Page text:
Registration now open for 13th annual INTEREST Conference

For the first time, the 13th annual INTEREST Conference will be held in Ghana. The conference co-chairs are pleased to announce the event will take place in Accra from May 14-17, 2019. Registration has also officially opened.

This year’s co-chairs are Professor Kwasi Torpey (Local Chair), Professor Elly Katabira (Co-Chair), and Professor Catherine Hankins (Scientific Chair).

INTEREST brings together scientists involved in HIV treatment, pathogenesis, and prevention research from around the world. The conference provides a platform to share pivotal findings, promote collaboration, and transfer experiences across several fields and continents including Africa, Europe, and North America. It also provides a unique opportunity for young researchers to present their work at an international conference, attend mentoring sessions with senior scientists, and network with their peers. The event is co-organized annually by Amsterdam Institute for Global Health and Development and Virology Education

Held each year in a different country in Africa, INTEREST 2018 took place in Kigali, Rwanda and had the highest number of attendees and abstract submissions to date.

“Ghana was an obvious first choice to host INTEREST 2019 for a number of reasons”, said Scientific Chair Prof. Catherine Hankins. Prof Hankins is also a member of AIGHD’s academic staff.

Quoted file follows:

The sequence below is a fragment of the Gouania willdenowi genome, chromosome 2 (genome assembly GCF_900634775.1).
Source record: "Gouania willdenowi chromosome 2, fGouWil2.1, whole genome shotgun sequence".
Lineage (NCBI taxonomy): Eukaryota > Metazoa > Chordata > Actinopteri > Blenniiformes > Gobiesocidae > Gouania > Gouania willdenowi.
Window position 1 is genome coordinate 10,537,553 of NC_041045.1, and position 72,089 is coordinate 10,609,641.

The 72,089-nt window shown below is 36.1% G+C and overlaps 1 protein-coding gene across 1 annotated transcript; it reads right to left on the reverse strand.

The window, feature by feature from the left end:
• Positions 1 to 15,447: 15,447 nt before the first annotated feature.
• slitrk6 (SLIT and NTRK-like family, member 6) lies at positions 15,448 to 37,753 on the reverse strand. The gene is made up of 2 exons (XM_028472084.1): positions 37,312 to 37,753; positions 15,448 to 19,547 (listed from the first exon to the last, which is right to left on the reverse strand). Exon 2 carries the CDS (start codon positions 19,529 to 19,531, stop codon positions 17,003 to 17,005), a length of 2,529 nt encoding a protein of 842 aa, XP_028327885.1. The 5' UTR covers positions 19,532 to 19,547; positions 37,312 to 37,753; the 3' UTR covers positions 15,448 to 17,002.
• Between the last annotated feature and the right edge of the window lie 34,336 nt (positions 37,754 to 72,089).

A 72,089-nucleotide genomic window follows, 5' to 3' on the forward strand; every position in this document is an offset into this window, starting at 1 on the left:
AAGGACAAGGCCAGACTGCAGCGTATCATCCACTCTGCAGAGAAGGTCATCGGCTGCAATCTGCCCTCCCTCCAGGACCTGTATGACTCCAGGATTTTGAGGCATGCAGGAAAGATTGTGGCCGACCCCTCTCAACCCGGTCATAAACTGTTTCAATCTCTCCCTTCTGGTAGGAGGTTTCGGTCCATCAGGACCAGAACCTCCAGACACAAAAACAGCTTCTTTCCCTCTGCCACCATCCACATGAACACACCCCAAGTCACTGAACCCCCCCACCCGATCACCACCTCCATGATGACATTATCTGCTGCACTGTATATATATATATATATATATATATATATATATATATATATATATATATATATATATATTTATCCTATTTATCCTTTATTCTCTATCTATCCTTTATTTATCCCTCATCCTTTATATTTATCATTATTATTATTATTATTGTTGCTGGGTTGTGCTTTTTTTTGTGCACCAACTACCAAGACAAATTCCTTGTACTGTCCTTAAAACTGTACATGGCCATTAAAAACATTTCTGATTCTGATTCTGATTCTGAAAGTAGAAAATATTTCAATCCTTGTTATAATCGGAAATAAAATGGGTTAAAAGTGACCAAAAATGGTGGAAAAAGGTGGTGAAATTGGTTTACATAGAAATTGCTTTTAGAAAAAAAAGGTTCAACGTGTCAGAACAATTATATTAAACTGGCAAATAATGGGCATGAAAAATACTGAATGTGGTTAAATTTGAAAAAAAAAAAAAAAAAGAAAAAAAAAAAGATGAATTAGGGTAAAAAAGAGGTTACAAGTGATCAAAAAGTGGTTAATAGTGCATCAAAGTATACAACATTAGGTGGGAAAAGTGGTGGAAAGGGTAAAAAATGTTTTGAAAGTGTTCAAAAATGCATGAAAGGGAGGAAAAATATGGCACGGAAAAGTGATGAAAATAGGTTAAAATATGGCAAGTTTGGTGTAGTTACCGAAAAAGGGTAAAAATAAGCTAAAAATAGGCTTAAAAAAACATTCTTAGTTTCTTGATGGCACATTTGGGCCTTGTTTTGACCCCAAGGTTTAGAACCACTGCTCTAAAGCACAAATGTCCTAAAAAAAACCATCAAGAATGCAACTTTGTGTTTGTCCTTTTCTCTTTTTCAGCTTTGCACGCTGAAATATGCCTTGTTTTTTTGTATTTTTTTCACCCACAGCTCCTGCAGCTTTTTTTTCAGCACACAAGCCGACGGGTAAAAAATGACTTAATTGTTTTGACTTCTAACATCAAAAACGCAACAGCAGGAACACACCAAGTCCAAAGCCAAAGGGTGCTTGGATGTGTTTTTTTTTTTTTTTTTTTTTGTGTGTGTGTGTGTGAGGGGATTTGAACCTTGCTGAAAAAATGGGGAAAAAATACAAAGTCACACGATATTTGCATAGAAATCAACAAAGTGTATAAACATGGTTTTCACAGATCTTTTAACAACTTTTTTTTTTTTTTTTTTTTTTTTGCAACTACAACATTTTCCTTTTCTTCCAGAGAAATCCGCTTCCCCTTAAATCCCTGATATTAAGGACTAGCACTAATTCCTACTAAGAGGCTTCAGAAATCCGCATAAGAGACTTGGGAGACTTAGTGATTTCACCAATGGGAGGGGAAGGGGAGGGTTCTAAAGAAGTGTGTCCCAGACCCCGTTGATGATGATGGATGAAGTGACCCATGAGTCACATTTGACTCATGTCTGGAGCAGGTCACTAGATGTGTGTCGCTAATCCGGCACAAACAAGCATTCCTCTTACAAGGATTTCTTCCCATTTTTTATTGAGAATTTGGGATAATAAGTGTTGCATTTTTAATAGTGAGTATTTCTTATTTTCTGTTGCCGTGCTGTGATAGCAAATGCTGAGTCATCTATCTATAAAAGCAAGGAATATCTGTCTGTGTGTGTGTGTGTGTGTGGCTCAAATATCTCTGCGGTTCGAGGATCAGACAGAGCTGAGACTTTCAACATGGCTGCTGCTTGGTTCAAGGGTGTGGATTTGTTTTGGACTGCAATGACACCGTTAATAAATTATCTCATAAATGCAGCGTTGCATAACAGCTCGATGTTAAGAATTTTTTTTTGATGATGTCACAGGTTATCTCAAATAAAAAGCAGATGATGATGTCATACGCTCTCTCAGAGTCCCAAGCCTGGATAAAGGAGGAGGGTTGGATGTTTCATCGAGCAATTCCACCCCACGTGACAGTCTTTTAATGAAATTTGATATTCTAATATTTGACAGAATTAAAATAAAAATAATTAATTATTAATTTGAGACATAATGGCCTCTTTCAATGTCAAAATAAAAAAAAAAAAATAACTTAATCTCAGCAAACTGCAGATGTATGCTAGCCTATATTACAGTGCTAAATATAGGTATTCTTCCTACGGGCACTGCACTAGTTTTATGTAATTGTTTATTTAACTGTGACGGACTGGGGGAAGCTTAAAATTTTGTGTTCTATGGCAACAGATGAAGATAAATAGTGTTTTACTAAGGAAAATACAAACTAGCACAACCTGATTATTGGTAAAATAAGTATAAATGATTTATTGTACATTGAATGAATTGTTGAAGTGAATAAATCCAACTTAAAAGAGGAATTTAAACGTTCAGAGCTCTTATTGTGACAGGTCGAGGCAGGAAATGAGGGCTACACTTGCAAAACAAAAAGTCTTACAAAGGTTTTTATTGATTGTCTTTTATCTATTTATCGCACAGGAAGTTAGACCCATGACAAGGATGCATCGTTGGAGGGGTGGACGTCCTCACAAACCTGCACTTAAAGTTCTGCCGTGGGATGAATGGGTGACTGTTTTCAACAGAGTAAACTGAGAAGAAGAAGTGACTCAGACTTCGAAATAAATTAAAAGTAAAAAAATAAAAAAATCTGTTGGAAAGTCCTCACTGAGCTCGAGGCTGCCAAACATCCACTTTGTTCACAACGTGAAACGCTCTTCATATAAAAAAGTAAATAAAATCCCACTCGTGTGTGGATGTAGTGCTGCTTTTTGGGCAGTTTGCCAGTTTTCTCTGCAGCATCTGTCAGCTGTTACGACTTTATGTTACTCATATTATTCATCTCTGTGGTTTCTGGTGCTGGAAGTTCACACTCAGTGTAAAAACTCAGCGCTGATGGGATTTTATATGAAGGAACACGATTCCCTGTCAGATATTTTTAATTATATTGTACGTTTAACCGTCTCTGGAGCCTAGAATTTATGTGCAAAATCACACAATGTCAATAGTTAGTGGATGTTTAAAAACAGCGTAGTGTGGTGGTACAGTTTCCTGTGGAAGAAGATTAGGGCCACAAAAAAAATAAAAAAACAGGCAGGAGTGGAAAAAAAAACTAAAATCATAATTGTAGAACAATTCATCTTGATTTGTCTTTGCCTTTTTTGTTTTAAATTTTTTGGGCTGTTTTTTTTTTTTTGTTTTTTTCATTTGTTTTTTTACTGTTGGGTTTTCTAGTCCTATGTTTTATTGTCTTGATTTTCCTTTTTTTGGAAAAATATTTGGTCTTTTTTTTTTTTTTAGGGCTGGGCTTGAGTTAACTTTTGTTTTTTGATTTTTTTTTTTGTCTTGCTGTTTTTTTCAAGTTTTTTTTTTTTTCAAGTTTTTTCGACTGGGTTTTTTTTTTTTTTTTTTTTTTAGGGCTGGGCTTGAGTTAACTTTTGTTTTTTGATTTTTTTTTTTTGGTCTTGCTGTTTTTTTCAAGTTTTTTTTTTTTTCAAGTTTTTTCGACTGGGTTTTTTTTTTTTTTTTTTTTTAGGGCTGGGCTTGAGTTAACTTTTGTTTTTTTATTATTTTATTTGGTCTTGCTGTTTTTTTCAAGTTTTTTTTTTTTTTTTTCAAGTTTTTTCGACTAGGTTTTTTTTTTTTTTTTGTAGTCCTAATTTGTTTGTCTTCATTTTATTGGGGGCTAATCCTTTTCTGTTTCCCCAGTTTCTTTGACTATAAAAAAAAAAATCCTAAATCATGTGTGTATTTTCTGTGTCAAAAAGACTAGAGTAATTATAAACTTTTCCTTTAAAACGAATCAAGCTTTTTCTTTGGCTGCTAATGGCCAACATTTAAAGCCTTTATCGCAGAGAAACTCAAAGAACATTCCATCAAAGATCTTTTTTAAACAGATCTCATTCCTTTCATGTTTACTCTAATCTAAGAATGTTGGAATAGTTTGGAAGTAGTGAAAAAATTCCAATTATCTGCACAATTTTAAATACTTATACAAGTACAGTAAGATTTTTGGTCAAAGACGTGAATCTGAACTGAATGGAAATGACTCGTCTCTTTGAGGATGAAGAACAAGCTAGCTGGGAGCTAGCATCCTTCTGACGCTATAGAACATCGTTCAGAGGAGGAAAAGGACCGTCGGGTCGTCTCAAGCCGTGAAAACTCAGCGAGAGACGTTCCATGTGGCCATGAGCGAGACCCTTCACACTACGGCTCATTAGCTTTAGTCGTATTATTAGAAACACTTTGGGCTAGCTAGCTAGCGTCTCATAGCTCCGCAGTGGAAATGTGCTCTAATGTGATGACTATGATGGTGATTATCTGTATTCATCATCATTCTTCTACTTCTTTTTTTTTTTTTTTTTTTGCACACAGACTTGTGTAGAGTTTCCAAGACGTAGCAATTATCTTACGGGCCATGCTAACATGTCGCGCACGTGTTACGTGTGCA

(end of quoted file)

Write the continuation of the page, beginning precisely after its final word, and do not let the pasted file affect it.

“First, we wanted to focus on the western/central African sub-region that is behind in reaching the 90-90-90 targets for turning the HIV epidemic around and support them in working towards those goals. Additionally, the country has a good security ranking and it’s a great opportunity to profile the progress Ghana has made in HIV research, treatment and prevention.”

She added Local Chair Prof. Kwasi Torpey has already established a strong local committee to help facilitate planning.

Register today and submit your abstract.

INTEREST was co-founded by the late Professor Joep Lange of the Amsterdam Institute for Global Health and Development (AIGHD) and Professor Charles Boucher of Erasmus University,

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